This is such a blatant lie as to be laughable. The default measure of health care quality is to measure life expectancy. We're tied with Cuba. Go USA.
By that line of thinking, Monacco has the best healthcare in the world. Who knew? There are many factors that contribute to life expectancy. Genetics being chief among them, other considerations like diet, vice, violence, automotive accidents, and poor record keeping make that number meaningless. If you really want to get into a measuring contest on the best healthcare in the world, I'd prefer to talk in terms of successful operations, childbirth survival rates, or other more relevent aspects of comparison.
Longtime members of this forum and friends of members of this forum are dead due to raw medical incompetence in this country, including the woman in my signature, who would be alive today had she only had a slightly more attentive doctor mere weeks earlier. Another woman died from a punctured lung...during a knee surgery.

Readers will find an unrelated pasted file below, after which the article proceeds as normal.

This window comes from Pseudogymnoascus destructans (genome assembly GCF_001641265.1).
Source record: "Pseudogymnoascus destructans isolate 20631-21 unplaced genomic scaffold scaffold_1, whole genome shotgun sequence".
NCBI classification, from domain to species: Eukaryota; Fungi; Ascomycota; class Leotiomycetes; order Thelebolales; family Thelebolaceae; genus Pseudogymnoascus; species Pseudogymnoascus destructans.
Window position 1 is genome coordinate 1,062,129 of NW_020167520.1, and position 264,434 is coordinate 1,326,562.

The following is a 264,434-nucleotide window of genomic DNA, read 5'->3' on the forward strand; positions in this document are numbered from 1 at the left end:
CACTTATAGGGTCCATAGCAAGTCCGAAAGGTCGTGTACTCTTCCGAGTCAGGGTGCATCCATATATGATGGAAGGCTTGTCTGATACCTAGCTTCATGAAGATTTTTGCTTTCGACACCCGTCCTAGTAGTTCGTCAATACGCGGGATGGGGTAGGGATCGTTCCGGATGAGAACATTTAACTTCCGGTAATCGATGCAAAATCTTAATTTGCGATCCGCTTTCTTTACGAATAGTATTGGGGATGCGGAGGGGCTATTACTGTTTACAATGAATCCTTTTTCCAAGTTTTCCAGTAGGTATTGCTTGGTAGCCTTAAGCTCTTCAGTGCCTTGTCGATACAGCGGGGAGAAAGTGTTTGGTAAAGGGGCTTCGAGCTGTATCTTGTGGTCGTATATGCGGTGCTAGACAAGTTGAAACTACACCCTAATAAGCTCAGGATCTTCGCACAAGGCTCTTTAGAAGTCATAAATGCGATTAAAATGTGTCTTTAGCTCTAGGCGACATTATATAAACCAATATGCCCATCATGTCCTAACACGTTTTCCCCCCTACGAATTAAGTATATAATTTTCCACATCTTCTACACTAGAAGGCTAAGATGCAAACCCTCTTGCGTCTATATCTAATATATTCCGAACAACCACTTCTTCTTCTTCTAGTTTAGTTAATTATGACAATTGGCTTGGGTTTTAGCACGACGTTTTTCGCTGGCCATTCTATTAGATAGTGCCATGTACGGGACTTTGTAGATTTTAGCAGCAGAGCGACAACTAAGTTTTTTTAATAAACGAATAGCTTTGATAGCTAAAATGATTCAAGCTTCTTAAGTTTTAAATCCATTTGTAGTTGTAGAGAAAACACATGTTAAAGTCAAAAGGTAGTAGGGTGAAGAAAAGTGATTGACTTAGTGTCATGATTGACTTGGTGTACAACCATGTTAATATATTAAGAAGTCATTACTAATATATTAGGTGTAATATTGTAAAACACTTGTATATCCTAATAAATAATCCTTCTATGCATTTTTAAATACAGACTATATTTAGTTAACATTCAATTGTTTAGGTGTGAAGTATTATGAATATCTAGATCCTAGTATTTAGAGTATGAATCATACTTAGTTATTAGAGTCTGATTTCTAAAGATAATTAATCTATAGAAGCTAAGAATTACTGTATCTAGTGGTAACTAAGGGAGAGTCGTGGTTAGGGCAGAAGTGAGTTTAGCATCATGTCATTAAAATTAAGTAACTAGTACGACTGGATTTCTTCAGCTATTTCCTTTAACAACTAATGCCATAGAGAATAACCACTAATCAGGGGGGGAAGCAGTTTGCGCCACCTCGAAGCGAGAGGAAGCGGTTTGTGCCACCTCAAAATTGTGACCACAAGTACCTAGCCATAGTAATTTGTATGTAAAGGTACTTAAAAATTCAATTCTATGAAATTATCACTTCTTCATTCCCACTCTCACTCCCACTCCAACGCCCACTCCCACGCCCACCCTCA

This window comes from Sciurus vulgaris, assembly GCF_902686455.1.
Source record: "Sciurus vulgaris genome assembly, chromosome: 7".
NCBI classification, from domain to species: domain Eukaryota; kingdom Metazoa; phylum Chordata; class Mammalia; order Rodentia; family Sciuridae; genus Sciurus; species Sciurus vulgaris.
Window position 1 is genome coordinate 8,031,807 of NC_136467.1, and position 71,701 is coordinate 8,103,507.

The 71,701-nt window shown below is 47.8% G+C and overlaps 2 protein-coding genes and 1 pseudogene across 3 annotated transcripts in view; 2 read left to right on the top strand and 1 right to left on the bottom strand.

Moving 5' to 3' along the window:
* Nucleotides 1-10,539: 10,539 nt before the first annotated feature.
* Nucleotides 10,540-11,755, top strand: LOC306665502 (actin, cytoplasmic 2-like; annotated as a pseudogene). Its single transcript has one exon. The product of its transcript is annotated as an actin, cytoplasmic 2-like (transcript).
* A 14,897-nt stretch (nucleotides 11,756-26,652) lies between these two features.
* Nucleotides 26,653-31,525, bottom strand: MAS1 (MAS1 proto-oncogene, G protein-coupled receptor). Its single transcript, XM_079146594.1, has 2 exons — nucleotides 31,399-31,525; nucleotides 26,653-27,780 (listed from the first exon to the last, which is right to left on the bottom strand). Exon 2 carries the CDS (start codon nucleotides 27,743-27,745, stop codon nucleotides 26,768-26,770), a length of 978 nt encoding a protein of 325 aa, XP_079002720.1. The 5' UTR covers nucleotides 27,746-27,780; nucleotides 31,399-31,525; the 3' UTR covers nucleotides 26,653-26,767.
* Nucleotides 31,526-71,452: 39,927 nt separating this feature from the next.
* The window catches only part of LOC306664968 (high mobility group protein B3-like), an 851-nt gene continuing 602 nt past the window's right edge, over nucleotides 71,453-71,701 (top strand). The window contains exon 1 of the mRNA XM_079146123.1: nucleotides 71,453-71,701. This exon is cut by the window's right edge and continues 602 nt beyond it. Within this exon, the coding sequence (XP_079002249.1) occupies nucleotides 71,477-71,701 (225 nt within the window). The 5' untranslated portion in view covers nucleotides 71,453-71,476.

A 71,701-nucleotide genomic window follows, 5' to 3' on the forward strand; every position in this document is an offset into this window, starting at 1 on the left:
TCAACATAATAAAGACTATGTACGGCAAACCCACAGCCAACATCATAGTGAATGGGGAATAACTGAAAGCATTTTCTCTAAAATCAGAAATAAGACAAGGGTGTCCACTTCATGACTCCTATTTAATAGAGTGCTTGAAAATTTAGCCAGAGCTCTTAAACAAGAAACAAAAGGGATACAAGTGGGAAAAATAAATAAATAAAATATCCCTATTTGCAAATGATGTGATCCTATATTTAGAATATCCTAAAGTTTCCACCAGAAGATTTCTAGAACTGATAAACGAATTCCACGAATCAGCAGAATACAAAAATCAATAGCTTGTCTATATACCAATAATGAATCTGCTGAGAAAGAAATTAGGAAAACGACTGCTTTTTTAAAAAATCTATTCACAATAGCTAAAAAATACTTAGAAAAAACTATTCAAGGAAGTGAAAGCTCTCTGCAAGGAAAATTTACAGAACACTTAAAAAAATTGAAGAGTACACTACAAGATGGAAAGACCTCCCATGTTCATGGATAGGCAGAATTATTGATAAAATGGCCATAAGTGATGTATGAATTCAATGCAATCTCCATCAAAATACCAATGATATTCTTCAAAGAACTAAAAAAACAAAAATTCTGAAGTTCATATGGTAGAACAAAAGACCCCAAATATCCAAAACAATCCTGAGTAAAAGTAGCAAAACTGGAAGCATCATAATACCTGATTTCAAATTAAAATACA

Forcing the poor into ER is flat-out ridiculous. One member had to wait until an infection became an emergency, so she spent five days in ICU because she could not afford antibiotics. Another could not go to the doctor for her headaches. Rather than spend several hundred dollars on preventative care, we're happy to spend a quarter of a million for her to suffer through chemo for years.
Norway solved its MSRA problem. Here it's still a terror.
I'm sorry for your loss, but so far much of the horror stories on this forum are the result of HMOs and other regulations from the body politic, Medicare and Medicaid. None of these tragedies would be averted by the new healthcare law, and there is every reason to believe that more government interference will result in more travesty.
Norway is a wealthy nation with an enviable oil supply. We would be too were it not for the evironmentalists.